Vientiane, Laos - Laos, a landlocked communist country whose main industries are hydroelectricity and beer, has proven largely immune to the world economic crisis, although this accomplishment has prompted more humour than praise.
'Laos has survived the crisis because we have no economy to suffer,' joked one senior Lao technocrat who asked not to be named.
'There is no financial crisis here because Lao banks never lend money,' said a foreign businessman, again anonymous.
Humour aside, the Asian Development Bank (ADB) is bullish on Laos' growth prospects in 2009, which it has forecast at 5.5 per cent of gross domestic product (GDP), considerably above the 3.3 per cent predicted by the International Monetary Fund (IMF).
'We feel the crisis is not going to affect the production base for Laos because the economy is so much domestic driven,' said Christopher Hnanguie, country economist for ADB. 'The exposure to external capital is very limited, so in terms of external factors affecting the economy, it's not really there.'
The Lao government, even more optimistically, foresees 7.5 per cent GDP growth this year.
Laos, with its modest population of 6.8 million, has few labour-intensive, export-oriented industries, like those of its South-East Asian neighbours.
Laos' main export-dependent industries include hydro-electricity, going to neighbouring Thailand at cheap rates, copper and gold mining as well as tourism.
Copper prices have fallen this year and tourism is expected to see a 20-per-cent decline in income, as fewer high-end travellers are going to Laos this year, but this has not affected domestic beer sales yet.
Lao Brewery, the partly state-owned company that makes Beer Lao, reported a 6 to 7-per-cent increase in sales during the first six months of the year.
The company, after opening a new brewery in Pakse, southern Laos, two years ago, now has a capacity to make 200 million litres of beer a year, and claims more than 95 per cent of the domestic market, despite competition from Tiger beer, also brewed in Laos.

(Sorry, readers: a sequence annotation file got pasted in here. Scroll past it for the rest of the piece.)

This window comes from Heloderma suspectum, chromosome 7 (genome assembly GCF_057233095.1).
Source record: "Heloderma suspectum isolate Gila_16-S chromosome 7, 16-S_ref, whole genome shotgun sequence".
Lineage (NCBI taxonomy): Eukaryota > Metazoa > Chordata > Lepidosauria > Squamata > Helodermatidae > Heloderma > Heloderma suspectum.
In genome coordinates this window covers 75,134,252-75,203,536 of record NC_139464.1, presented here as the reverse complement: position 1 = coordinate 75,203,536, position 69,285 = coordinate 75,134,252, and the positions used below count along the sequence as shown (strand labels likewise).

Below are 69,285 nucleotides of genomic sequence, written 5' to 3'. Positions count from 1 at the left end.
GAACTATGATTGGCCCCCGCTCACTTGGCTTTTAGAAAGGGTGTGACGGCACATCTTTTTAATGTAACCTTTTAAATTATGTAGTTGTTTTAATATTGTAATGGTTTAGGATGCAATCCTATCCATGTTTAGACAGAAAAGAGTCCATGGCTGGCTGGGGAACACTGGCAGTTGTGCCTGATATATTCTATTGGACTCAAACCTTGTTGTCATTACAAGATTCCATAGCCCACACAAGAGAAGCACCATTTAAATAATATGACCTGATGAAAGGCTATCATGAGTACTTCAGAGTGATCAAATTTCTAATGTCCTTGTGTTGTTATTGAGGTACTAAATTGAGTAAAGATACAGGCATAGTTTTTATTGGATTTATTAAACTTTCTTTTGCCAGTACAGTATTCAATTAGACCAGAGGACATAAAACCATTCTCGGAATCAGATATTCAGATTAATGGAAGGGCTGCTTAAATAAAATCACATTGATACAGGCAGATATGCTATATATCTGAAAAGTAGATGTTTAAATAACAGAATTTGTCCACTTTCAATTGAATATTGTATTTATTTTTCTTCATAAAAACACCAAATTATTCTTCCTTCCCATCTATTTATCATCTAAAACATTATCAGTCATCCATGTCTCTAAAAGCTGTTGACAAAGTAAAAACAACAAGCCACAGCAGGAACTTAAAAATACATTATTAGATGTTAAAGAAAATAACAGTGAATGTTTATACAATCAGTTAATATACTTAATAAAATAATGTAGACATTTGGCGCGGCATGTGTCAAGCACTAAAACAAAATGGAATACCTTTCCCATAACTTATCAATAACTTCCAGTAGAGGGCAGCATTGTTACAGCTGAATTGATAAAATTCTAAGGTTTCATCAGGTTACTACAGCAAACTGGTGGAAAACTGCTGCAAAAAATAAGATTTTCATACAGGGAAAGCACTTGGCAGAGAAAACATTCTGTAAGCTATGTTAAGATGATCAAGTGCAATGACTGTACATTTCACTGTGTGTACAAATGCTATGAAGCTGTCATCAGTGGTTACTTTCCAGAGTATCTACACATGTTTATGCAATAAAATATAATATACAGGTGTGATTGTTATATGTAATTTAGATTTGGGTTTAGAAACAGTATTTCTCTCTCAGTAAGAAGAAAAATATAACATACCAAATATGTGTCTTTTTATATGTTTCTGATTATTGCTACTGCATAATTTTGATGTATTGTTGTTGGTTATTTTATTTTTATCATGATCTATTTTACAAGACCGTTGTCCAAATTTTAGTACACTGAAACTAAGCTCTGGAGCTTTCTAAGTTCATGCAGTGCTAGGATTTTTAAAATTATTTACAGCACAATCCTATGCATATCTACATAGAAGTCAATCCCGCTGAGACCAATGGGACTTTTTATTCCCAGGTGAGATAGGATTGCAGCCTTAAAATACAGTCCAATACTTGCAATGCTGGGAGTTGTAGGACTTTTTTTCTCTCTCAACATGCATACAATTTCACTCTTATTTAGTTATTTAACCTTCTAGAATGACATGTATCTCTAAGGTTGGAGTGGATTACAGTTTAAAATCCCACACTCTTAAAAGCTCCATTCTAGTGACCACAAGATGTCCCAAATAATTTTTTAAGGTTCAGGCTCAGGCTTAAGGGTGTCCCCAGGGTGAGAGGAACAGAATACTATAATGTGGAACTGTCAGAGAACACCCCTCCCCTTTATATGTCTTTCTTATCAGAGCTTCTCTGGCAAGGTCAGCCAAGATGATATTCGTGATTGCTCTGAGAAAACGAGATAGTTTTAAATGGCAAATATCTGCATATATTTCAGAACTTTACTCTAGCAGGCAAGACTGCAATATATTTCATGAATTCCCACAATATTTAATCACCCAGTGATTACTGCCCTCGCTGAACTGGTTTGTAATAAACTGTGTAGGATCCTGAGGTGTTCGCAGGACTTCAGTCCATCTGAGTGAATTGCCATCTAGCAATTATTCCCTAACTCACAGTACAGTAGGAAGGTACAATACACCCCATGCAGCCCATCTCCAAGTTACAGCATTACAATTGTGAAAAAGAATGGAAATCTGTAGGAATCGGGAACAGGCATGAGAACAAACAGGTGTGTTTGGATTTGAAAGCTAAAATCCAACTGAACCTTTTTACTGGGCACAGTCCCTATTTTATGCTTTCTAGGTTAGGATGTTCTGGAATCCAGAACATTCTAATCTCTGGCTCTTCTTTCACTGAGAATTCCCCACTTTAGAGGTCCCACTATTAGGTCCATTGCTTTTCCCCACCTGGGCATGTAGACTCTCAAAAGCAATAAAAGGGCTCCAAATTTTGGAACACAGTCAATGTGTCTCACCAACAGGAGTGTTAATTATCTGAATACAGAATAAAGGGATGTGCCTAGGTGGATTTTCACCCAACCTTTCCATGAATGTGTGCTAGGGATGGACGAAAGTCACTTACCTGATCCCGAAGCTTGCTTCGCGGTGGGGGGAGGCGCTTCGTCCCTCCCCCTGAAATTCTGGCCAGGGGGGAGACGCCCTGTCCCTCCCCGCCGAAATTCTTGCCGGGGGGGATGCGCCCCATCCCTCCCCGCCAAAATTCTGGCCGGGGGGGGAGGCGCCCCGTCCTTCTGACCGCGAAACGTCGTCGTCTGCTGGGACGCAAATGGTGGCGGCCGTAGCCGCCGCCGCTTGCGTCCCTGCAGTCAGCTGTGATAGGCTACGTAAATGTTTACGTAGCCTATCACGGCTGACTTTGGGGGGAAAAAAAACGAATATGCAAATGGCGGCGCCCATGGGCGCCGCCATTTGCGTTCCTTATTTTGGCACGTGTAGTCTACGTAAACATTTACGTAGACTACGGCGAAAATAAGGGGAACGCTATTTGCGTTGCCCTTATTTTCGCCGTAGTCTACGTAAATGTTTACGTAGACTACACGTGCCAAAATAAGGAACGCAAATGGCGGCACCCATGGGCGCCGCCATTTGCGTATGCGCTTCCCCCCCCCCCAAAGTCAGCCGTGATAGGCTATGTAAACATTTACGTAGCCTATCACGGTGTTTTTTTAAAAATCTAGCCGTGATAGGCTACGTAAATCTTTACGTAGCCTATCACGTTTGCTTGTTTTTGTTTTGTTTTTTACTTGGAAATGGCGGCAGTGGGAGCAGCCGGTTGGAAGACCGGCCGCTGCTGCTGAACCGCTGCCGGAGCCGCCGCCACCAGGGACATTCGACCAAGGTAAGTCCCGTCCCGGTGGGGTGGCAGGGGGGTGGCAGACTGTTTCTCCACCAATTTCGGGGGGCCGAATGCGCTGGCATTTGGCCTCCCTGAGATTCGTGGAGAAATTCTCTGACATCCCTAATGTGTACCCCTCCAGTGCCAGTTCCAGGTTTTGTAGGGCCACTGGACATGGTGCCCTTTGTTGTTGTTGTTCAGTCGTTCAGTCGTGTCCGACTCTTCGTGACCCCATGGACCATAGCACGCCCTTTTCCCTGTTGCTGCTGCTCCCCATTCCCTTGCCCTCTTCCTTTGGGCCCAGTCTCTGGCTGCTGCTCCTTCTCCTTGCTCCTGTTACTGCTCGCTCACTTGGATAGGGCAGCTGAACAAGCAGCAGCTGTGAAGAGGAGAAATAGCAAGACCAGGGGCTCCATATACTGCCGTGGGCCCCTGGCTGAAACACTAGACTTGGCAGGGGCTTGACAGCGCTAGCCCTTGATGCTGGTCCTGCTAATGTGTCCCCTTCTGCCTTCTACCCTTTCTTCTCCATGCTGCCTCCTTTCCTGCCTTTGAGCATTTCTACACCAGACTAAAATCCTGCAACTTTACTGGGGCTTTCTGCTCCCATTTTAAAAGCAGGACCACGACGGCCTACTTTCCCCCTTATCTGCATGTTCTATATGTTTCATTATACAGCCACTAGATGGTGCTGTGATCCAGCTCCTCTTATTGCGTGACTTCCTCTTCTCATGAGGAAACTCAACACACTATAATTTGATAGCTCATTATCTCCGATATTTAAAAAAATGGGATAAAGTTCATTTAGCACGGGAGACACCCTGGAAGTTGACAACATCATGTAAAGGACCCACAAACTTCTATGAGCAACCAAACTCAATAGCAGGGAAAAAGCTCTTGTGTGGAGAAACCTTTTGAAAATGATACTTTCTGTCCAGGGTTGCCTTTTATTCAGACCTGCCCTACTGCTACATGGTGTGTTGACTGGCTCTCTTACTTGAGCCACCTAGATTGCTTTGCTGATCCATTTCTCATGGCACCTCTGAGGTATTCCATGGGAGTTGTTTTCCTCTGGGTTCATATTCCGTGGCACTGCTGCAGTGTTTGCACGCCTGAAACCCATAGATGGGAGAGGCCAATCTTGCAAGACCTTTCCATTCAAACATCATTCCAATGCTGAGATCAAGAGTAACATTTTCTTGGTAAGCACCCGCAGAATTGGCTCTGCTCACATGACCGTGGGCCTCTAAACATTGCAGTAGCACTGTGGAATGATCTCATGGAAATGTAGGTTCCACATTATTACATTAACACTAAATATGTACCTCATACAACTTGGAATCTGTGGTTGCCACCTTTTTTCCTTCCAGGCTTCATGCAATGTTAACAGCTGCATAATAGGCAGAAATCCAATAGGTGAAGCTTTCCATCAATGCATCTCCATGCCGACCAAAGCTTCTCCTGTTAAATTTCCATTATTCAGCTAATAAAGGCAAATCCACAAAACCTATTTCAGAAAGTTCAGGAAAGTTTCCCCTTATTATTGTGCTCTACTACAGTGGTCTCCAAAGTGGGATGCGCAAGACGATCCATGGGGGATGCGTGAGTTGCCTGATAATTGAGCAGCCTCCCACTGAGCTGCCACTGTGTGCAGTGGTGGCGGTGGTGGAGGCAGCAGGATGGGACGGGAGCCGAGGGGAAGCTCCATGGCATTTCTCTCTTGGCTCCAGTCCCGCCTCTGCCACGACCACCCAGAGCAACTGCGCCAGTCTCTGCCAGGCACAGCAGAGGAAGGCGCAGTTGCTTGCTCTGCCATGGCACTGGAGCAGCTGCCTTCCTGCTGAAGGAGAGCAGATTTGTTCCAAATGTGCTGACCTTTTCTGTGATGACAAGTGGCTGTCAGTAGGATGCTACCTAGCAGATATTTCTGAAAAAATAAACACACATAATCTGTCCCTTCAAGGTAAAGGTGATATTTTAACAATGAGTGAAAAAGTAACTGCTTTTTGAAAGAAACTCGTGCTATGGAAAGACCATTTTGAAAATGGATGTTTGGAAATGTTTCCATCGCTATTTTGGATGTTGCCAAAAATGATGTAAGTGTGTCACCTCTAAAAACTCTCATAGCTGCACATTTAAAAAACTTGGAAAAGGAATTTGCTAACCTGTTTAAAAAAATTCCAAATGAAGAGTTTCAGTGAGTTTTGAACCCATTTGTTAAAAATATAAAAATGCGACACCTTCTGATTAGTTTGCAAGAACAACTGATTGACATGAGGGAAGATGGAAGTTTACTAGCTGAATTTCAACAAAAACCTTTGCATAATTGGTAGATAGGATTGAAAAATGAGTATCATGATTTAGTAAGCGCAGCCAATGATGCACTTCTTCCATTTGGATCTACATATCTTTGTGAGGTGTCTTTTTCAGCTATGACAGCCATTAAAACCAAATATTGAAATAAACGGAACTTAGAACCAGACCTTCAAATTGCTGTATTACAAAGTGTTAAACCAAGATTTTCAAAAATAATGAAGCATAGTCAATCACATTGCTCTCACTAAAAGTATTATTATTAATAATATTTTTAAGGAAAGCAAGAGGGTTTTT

'If you look at the Lao market, nearly 90 per cent of what we consume comes from Thailand,' Lao Brewery managing director Kissana Vongsay said. 'Except for one thing. Beer. You cannot find Thai beer in Laos, which is strange.'
It is, since nearly everything else is smuggled from Thailand into Laos across the Mekong River. This speaks well for the popularity and affordability of Beer Lao.
Other than Beer Lao consumption, the domestic economy has been driven by a mini construction boom in Vientiane, where new roads and hotels have been built in anticipation of the Southeast Asian Games, to be hosted by the capital from December 7 to 18.
The state has also invested heavily in various infrastructure projects to mark the 450th anniversary of Vientiane as the capital of Laos in 2010, providing a fiscal stimulus of sorts.
A watershed for the Lao economy this year will be the launch of the Nam Theun II hydroelectric project on December 15.
The plant, a joint venture between the Lao government, Electricite de France (EDF) and two Thai companies, will have a capacity to produce 1,088 megawatts of electricity, of which some 95 per cent will be exported to Thailand.
Over the next 25 years Nam Theun II should earn Laos 2 billion dollars in tax and dividend revenues. Revenues will, however, be small at first. In 2010, some 11 million dollars in royalty taxes are due to be handed over which are already slated for the education and health budgets, two sadly neglected social services.
Another key event has been the passing of an amended investment code aimed at attracting more foreign investment.
The amended law, approved by the National Assembly last month, includes liberal clauses such as allowing foreigners who invest more than 300,000 dollars in Laos to own property, but not the land it is built on. But, this communist-era caveat holds true for Lao property holders as well.
'The big change is that foreign investors will enjoy the same conditions as domestic investors,' said Boutha Khatthiya, deputy director general of the Ministry of Planning and Investment.
The amended investment code is also part of Laos' efforts to enter the World Trade Organization (WTO) next year.
Also next year, on October 10, 2010 the government plans to launch the country's first stock market, with 10 companies listed.
These ambitious plans to enter the global economy, at a time when Laos' lack of interaction has saved it from suffering a global kickback, has raised some questions about its pace of development.
'It's a bit too fast,' ADB economist Hnanguie said. 'I'm not very confident about the analysis done in advising the government about the pace we're going at but some quarters say 'let's just do it and we can adjust as we go along.''